10 Texas climate bills to watch on Earth Day

Texas, as the saying goes, has four seasons: drought, flood, blizzard, and twister. This old quip has hit a bit too close to home for Texans this year. We are less than two months removed from a devastating polar vortex that could yet prove to be the costliest disaster in state history. Weeks after enduring some of the coldest temperatures on record, Texans were greeted by an unusually early spring with temperatures creeping close to 100 degrees Farenheit across the…

Read More
30×30: How Important Are Private Lands In Meeting Conservation Goals?

30×30: How important are private lands in meeting conservation goals?

Sagebrush bulldozed for a housing development. A pipeline carved through grasslands. Forest felled for a road. Every 30 seconds in the United States, a football field-sized swath of nature is lost to development, according to research from the Center for American Progress. This troubling trend runs counter to calls from scientists to protect more natural areas to mitigate against the effects of climate change and better protect plants and animals from extinction. Read more from Tara Lohan with The Revelator…

Read More
Bipartisan Bill To Help Declining Wildlife Introduced On Earth Day In Congress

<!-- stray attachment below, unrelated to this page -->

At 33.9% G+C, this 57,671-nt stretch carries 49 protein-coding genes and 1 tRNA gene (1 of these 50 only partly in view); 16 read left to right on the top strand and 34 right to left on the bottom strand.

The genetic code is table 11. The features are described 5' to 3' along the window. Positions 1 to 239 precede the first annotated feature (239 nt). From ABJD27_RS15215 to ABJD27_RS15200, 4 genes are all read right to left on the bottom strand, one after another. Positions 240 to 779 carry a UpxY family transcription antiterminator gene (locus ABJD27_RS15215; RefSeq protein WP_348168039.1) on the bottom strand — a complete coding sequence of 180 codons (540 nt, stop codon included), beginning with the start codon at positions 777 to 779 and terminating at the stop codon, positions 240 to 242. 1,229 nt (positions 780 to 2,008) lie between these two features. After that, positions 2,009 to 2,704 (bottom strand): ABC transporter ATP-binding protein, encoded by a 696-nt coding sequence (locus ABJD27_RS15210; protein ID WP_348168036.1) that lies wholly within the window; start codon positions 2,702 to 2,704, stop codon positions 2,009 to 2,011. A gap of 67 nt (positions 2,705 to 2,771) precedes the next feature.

Bipartisan bill to help declining wildlife introduced on Earth Day in Congress

With as many as one-third of America’s fish and wildlife species on the brink of becoming threatened or endangered, a bill introduced April 22 on Earth Day in Congress seeks to reverse this trend, while creating thousands of new jobs and investing in the outdoor recreation economy. The bipartisan proposal has nationwide support from conservationists, hunters, anglers, businesspeople, and the outdoor recreation industry. Recovering America’s Wildlife Act would provide $1.4 billion to state and tribal wildlife conservation initiatives to support…

Read More
Young Life Members Should Pressure Their Organization To Be Stewards Of The Environment

Young Life members should pressure their organization to be stewards of the environment

Texas State is home to a well-attended chapter of Young Life, a Colorado-based Christian organization comprising mainly high school and college students. Texas State Young Life members spend a lot of time together, including camping together at LoneHollow Ranch in Vanderpool, Texas, where members enjoyed a Spring Break retreat last month. LoneHollow Ranch is a beautiful, newly-acquired camping complex situated on over a thousand acres of land by the Sabinal River — a river that Young Life Texas has recently requested a Texas Pollutant Discharge…

Read More
Price Of A Park: San Antonio’s Mission Reach Can Offer Valuable Lessons For Great Springs Project

Price of a park: San Antonio’s Mission Reach can offer valuable lessons for Great Springs Project

About 4,500 years ago, native Texans mapped their waterways on a cave wall in the Pecos River Valley. A rock painting called the White Shaman Mural shows four dots along a sinuous red line. Gary Perez, a descendent of the Hokan-speaking peoples of South Texas, said that these dots align perfectly with Barton Springs in Austin, Comal Springs in New Braunfels, San Marcos Springs, and the Blue Hole in San Antonio. A few millennia later, the Great Springs Project has…

Read More